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Petrol price war ends

  • April 15 2020
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Invest

Petrol price war ends

By Cameron Micallef
April 15 2020

In bad news for consumers, OPEC has announced the end of its price war, meaning the cost of fuel is likely to rise in the coming months.

Petrol price war ends

Petrol price war ends

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  • April 15 2020
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In bad news for consumers, OPEC has announced the end of its price war, meaning the cost of fuel is likely to rise in the coming months.

Petrol price war ends

The price war began after Russia opted not to cut its petroleum production despite a sharp drop in demand caused by ongoing global lockdowns. In retaliation, Saudi Arabia announced a number of price cuts, sending the global oil price spiralling by more than 40 per cent. 

But OPEC has now agreed to production cuts of 9.7 million barrels per day, with OPEC secretary general Mohammad Sanusi Barkindo citing a “spirit of solidarity” and the importance of international co-operation in ensuring stable energy markets.

“We need to ensure as a group that we deliver on these expectations,” Mr Barkindo said.

“We need to iron out any marginal differences to reach a consensus decision. We need to get this deal over the line. The consequences of not finding a solution and unanimity today do not bear thinking about.”

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Before the agreement was reached, the world was staring down the prospect of single-digit oil prices as Russia and Saudi Arabia refused to soften their stances. 

Despite the two large oil conglomerates making peace, the likely flow-on effects will take time due to the reduction in oil usage, suggests State Street Global Advisors head of policy research Elliot Hentov.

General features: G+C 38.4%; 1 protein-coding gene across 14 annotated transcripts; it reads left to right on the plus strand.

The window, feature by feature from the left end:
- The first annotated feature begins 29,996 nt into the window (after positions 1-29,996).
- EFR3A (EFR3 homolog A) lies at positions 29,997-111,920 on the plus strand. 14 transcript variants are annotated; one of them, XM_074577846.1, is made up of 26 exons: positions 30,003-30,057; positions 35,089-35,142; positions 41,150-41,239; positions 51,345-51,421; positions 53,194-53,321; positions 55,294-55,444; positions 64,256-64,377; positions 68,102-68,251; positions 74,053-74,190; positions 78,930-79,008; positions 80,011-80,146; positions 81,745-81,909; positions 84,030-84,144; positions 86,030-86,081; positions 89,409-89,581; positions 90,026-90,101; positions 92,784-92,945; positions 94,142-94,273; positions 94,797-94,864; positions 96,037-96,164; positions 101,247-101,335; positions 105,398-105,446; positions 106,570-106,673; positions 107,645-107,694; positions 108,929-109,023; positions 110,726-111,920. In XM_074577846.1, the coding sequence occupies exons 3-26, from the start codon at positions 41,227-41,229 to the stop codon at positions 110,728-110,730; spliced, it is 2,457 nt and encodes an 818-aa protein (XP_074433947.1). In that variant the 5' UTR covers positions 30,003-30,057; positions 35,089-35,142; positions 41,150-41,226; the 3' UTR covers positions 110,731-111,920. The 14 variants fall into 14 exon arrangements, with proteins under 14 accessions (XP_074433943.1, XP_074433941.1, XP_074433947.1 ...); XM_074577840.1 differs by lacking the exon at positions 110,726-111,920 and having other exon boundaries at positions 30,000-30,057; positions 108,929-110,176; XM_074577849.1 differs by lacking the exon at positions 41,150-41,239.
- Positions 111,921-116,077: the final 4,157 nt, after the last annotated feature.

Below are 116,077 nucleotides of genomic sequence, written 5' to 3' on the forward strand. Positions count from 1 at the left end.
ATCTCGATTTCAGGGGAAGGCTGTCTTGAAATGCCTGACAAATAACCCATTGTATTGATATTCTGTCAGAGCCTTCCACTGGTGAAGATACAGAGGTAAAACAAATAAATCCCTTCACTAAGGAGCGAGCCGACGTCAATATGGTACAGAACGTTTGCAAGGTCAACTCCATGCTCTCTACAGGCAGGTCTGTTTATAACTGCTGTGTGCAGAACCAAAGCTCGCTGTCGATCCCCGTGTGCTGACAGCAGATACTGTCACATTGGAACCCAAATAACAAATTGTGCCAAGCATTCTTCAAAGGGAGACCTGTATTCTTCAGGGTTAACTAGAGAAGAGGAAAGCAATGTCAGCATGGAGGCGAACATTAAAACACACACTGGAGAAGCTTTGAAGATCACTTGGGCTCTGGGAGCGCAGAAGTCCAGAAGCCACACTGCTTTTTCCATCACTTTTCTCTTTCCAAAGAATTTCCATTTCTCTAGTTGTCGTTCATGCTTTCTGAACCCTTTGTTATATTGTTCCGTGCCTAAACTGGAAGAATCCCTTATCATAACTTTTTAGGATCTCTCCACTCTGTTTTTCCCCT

“We had expected major supply cuts to come later this spring, but the unprecedented OPEC+ agreement only kicks in starting 1 May. This is nearly two months following the beginning of the coronavirus shock, which has reduced demand by roughly 20 per cent since then.

“As a result, inventory build-up has been massive and there will remain a major oversupply for the coming months.

“While the OPEC+ deal is helpful, any meaningful supply-demand equilibrium will not be restored until there is clarity on the demand recovery. In the meantime, oil prices are likely to gyrate and continue to have downside risks until they experience a sharp rebound in the second half of 2020, when they should settle at about 25 per cent lower than their pre-crisis levels,” he concluded.

Petrol price war ends
Petrol price war ends
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About the author

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Cameron is a journalist for Momentum Media's nestegg and Smart Property Investment. He enjoys giving Aussies practical financial tips and tricks to help grow their wealth and achieve financial independence. As a self-confessed finance nerd, Cameron enjoys chatting with industry experts and commentators to leverage their insights to grow your portfolio.

About the author

Cameron is a journalist for Momentum Media's nestegg and Smart Property Investment. He enjoys giving Aussies practical financial tips and tricks to help grow their wealth and achieve financial independence. As a self-confessed finance nerd, Cameron enjoys chatting with industry experts and commentators to leverage their insights to grow your portfolio.

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